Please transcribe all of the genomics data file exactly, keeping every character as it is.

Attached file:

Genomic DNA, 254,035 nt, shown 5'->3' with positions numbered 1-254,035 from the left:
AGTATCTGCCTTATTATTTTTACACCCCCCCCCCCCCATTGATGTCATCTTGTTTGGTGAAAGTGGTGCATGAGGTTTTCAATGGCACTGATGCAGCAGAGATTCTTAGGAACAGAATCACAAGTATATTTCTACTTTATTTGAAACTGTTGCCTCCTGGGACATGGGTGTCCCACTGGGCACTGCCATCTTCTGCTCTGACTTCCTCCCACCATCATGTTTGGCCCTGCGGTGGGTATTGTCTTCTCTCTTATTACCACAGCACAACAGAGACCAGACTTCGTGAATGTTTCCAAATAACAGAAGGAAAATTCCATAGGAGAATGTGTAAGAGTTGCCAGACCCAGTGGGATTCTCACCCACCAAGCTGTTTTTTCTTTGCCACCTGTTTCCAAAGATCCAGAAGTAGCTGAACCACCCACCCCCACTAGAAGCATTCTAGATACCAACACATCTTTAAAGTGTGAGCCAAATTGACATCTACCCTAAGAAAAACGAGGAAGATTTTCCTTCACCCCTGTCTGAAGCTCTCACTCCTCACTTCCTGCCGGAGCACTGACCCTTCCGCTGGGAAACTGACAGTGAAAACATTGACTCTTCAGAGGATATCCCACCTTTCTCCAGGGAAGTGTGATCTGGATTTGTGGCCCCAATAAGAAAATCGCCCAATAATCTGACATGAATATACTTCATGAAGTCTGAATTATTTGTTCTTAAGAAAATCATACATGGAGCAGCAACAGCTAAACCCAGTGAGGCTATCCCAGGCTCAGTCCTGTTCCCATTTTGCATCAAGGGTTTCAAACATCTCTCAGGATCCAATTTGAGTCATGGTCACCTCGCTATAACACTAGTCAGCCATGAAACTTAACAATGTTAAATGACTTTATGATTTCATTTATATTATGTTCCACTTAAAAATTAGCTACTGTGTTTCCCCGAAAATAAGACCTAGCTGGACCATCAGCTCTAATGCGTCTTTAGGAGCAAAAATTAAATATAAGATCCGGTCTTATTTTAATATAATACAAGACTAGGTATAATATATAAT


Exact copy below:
Genomic DNA, 254,035 nt, shown 5'->3' with positions numbered 1-254,035 from the left:
AGTATCTGCCTTATTATTTTTACACCCCCCCCCCCCCATTGATGTCATCTTGTTTGGTGAAAGTGGTGCATGAGGTTTTCAATGGCACTGATGCAGCAGAGATTCTTAGGAACAGAATCACAAGTATATTTCTACTTTATTTGAAACTGTTGCCTCCTGGGACATGGGTGTCCCACTGGGCACTGCCATCTTCTGCTCTGACTTCCTCCCACCATCATGTTTGGCCCTGCGGTGGGTATTGTCTTCTCTCTTATTACCACAGCACAACAGAGACCAGACTTCGTGAATGTTTCCAAATAACAGAAGGAAAATTCCATAGGAGAATGTGTAAGAGTTGCCAGACCCAGTGGGATTCTCACCCACCAAGCTGTTTTTTCTTTGCCACCTGTTTCCAAAGATCCAGAAGTAGCTGAACCACCCACCCCCACTAGAAGCATTCTAGATACCAACACATCTTTAAAGTGTGAGCCAAATTGACATCTACCCTAAGAAAAACGAGGAAGATTTTCCTTCACCCCTGTCTGAAGCTCTCACTCCTCACTTCCTGCCGGAGCACTGACCCTTCCGCTGGGAAACTGACAGTGAAAACATTGACTCTTCAGAGGATATCCCACCTTTCTCCAGGGAAGTGTGATCTGGATTTGTGGCCCCAATAAGAAAATCGCCCAATAATCTGACATGAATATACTTCATGAAGTCTGAATTATTTGTTCTTAAGAAAATCATACATGGAGCAGCAACAGCTAAACCCAGTGAGGCTATCCCAGGCTCAGTCCTGTTCCCATTTTGCATCAAGGGTTTCAAACATCTCTCAGGATCCAATTTGAGTCATGGTCACCTCGCTATAACACTAGTCAGCCATGAAACTTAACAATGTTAAATGACTTTATGATTTCATTTATATTATGTTCCACTTAAAAATTAGCTACTGTGTTTCCCCGAAAATAAGACCTAGCTGGACCATCAGCTCTAATGCGTCTTTAGGAGCAAAAATTAAATATAAGATCCGGTCTTATTTTAATATAATACAAGACTAGGTATAATATATAAT